What’s new on our shelves? Find out from long-time library patron Jennifer Gerholdt! Each month, Jennifer will highlight several of her favorite books that have been recently added to our collection.

Meet Jennifer: Jennifer works remotely for Native, a Burlington, VT based carbon projects developer and offsets provider, helping companies find their best course of climate actions. She has a master’s degree in environmental sciences and policy from The Johns Hopkins University, and a bachelor’s degree in biology from New Mexico State University. Jennifer lives here in Shepherdstown with her husband Rhys. In her free time Jennifer enjoys hiking, kayaking, biking, traveling, and, of course, reading.

 

New Arrivals:

Last Call at the Hotel Imperial: The Reporters Who Took On A World At War by Deborah Cohen
“Effervescent,” Last Call at the Hotel Imperial tells the ambitious and riveting story of a band of celebrated American reporters who brought to vivid life a world at war. Told up close through the eyes of foreign correspondents, we gain a deeper understanding of the rise of dictators and failed democracies – lessons that remain relevant today.

Mecca by Susan Straight
“A stunning epic tracing the intertwined lives of Native Californians fighting for life and land,” Susan Straight offers a richly layered portrayal of a people navigating perilous life journeys through love, death, racism, wildfires, COVID, ICE raids, loss and grief. A moving hymn to the southern California landscape and its people.

Ocean State by Stewart O’Nan
“A Shakespearean tragedy told in spare, poetic, insightful prose,” O’Nan’s latest thriller illuminates the challenges of working class life in America, told through the lens of a murder. From the very first page, we learn a high school student in Rhode Island was murdered, and who did it. The story of the build up to the murder and its aftermath unfurls through the alternating perspective of four women, and showcases the tragic lengths we go to for love.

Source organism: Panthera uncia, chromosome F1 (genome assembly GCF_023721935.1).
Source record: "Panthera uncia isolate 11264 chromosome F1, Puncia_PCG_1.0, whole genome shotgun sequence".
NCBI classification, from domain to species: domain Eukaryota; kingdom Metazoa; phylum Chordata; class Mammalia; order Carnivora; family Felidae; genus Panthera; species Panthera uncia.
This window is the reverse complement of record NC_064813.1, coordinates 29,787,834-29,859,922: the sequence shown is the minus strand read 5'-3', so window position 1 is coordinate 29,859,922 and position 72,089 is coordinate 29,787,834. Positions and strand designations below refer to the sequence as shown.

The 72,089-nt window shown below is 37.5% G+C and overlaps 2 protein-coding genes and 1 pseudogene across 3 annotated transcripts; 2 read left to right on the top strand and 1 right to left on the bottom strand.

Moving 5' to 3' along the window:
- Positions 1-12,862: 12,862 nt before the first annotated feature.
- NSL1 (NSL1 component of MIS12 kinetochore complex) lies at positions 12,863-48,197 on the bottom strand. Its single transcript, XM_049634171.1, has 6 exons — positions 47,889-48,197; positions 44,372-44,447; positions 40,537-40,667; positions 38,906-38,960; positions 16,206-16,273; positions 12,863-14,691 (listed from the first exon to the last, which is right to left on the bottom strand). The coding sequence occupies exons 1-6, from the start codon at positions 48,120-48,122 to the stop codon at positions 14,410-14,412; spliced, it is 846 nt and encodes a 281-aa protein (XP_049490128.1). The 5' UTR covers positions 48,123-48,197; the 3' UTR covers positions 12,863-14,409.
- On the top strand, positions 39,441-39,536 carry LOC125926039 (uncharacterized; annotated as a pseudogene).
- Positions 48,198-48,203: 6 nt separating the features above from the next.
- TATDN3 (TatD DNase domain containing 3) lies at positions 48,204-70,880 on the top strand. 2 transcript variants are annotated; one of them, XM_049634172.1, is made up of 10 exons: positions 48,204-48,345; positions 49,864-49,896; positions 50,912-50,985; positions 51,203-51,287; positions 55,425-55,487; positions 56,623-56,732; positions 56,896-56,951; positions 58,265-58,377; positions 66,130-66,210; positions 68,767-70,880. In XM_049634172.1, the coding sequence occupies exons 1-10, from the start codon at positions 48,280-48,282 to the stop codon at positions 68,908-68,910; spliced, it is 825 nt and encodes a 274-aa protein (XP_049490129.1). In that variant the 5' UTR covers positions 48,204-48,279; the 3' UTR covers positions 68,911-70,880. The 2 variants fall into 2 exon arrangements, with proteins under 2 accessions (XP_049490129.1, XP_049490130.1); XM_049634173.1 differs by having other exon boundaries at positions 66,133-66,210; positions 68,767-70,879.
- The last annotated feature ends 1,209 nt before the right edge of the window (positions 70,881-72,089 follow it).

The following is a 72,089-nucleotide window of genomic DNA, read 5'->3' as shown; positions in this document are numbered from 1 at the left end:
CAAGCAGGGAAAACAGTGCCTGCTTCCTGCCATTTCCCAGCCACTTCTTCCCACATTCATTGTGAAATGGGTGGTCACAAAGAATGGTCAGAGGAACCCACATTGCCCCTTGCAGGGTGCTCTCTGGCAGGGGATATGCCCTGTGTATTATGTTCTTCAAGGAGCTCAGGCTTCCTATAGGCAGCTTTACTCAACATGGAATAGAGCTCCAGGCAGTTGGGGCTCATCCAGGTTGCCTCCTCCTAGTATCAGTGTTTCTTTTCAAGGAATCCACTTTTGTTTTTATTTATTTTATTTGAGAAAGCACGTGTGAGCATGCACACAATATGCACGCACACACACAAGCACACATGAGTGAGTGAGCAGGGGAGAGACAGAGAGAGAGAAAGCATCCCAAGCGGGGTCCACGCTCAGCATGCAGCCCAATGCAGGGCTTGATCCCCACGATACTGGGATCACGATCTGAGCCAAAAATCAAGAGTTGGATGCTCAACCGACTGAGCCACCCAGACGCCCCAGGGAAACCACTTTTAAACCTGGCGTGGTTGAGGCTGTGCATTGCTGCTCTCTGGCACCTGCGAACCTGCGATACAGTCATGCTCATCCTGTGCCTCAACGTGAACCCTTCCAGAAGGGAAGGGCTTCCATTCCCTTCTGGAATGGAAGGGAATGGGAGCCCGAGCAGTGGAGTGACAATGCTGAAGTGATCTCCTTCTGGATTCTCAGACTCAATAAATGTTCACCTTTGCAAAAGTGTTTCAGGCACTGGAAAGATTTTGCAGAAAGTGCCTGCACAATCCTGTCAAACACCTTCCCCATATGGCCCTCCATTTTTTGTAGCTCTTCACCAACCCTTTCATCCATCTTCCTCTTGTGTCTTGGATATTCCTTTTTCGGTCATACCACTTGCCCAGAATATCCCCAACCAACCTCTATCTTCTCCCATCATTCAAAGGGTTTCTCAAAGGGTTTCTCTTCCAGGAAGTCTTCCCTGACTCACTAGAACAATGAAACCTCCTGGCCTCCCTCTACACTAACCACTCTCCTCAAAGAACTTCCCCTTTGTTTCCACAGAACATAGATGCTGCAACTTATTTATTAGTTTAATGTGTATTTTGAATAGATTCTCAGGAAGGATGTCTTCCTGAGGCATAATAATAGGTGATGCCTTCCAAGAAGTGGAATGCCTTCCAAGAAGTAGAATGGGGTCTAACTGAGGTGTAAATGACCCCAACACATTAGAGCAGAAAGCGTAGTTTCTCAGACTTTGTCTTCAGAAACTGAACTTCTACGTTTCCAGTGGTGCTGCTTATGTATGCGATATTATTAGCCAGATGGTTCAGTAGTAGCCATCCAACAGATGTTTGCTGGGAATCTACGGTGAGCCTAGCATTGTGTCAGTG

The Paris Apartment by Lucy Foley
“Exceedingly clever” and a highly anticipated release of 2022, Lucy Foley’s latest whodunnit transports readers to a Paris apartment building where everyone is a suspect and everyone has something to hide. If like me you loved Hulu’s Only Murders in the Building, you’ll enjoy cozying up with this suspenseful and stylish escapism that will keep you guessing until the fast-paced end.

Young Mungo by Douglas Stuart
From Booker-prize winning Shuggie Bain (an amazing debut!), Stuart’s much anticipated sophomore novel vividly portrays working class life in Glasgow, Scotland in the 1990s, and a young gay man trying to live his authentic self in the face of intolerance, prejudice, and family dysfunction. It is a heartbreaking story of pushing the boundaries of masculinity, violence faced by those who don’t conform, and the dangerous first love between two men.

The Postmistress of Paris by Meg Waite Clayton
“A sweeping tale of perseverance and courage set against the backdrop of Nazi-era Europe,” The Postmistress of Parisis historical fiction at its best – a riveting and haunting story of one woman who helps artists hunted by Nazis escape war-torn Europe. Perfect for fans of Lisa Wingate, Kate Quinn, and Kristin Hannah.